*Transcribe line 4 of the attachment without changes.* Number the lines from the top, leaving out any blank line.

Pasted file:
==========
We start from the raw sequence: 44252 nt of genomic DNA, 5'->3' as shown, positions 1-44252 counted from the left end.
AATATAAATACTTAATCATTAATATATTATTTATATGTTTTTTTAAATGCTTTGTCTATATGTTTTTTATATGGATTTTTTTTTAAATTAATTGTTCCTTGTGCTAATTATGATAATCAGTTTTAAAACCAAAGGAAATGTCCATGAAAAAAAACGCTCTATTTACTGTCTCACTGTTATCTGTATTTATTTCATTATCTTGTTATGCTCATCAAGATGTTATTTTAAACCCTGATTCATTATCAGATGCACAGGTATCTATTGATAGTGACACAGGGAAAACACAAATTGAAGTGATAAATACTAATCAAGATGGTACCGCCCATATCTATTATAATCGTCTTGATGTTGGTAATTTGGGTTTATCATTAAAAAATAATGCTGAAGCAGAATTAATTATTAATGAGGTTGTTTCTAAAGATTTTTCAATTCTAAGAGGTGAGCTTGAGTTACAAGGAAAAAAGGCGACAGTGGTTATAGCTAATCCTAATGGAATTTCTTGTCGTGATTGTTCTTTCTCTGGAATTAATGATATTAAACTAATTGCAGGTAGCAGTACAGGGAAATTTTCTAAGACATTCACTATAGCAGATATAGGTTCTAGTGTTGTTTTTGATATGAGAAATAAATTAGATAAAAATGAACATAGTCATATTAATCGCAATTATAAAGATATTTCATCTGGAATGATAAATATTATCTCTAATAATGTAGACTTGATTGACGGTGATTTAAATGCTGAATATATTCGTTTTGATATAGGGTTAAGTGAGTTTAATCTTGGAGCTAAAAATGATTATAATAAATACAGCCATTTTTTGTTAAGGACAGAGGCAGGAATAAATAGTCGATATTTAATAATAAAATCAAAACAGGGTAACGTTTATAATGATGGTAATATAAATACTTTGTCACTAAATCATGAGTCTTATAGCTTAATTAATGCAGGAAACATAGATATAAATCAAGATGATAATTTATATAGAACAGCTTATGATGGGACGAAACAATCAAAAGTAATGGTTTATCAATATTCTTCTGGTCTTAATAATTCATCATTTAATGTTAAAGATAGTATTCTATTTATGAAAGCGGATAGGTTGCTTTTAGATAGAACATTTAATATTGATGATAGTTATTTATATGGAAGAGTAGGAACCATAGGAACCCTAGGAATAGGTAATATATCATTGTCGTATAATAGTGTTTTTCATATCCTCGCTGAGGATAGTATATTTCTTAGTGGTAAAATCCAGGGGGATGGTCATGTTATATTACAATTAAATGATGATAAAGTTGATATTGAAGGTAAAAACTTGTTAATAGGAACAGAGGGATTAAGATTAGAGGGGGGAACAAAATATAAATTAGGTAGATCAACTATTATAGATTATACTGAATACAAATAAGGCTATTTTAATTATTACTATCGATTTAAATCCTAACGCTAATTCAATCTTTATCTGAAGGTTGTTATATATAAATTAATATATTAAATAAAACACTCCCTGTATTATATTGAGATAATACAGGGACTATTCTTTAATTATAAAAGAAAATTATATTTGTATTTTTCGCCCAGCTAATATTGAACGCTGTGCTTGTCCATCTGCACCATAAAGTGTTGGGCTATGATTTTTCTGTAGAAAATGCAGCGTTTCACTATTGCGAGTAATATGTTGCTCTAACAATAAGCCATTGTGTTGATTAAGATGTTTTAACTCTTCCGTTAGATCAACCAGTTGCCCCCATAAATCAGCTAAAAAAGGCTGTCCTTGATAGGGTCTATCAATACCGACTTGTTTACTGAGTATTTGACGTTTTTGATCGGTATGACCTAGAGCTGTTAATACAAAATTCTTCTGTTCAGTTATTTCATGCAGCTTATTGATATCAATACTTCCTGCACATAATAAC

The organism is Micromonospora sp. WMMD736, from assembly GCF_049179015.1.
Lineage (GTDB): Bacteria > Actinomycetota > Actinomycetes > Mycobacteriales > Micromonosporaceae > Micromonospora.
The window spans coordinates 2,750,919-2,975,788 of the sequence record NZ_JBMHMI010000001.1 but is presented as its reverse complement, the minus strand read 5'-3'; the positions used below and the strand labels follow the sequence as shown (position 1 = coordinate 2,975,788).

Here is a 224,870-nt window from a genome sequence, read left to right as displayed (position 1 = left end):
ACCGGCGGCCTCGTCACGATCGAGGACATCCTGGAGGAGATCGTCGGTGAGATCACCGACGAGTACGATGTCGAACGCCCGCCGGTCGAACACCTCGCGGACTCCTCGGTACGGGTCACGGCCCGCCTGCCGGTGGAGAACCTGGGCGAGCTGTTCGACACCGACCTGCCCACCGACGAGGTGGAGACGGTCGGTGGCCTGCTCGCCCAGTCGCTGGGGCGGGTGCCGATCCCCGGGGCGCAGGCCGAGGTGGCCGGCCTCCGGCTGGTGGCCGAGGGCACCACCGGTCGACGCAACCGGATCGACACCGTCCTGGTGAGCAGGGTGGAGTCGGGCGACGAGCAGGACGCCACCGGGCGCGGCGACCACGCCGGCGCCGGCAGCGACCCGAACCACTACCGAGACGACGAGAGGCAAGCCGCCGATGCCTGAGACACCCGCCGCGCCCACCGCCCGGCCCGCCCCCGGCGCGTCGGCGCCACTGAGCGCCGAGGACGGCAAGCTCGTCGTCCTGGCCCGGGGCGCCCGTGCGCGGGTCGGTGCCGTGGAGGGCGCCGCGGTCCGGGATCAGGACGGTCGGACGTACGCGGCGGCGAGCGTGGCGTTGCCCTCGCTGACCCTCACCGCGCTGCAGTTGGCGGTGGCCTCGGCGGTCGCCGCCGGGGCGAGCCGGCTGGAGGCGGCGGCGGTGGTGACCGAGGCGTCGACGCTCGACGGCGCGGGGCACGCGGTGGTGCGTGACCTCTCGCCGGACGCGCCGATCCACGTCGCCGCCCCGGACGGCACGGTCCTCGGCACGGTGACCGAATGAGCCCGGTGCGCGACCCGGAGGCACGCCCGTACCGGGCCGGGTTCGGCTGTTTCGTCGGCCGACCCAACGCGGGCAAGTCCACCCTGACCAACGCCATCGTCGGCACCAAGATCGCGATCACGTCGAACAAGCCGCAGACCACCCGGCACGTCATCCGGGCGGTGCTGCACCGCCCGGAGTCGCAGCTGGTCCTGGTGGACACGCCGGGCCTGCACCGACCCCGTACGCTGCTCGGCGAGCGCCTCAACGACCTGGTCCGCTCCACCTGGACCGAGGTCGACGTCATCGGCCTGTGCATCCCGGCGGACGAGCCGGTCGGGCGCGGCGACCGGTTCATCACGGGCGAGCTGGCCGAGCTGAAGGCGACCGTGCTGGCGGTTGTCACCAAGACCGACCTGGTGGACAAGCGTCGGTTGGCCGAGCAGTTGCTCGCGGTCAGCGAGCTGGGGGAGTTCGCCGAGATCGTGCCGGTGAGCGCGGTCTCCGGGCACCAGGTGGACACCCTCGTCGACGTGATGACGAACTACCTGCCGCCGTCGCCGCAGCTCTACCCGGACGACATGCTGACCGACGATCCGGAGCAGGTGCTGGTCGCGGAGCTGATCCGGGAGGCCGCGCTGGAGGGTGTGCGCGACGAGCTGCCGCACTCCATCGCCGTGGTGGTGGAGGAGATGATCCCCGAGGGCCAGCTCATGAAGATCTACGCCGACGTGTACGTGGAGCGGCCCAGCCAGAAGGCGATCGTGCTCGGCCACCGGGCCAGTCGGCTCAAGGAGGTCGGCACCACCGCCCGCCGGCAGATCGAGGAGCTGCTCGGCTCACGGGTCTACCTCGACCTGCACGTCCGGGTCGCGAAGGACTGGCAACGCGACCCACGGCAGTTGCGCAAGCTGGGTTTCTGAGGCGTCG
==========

Lineage (GTDB): Bacteria > Actinomycetota > Actinomycetes > Mycobacteriales > Micromonosporaceae > Micromonospora.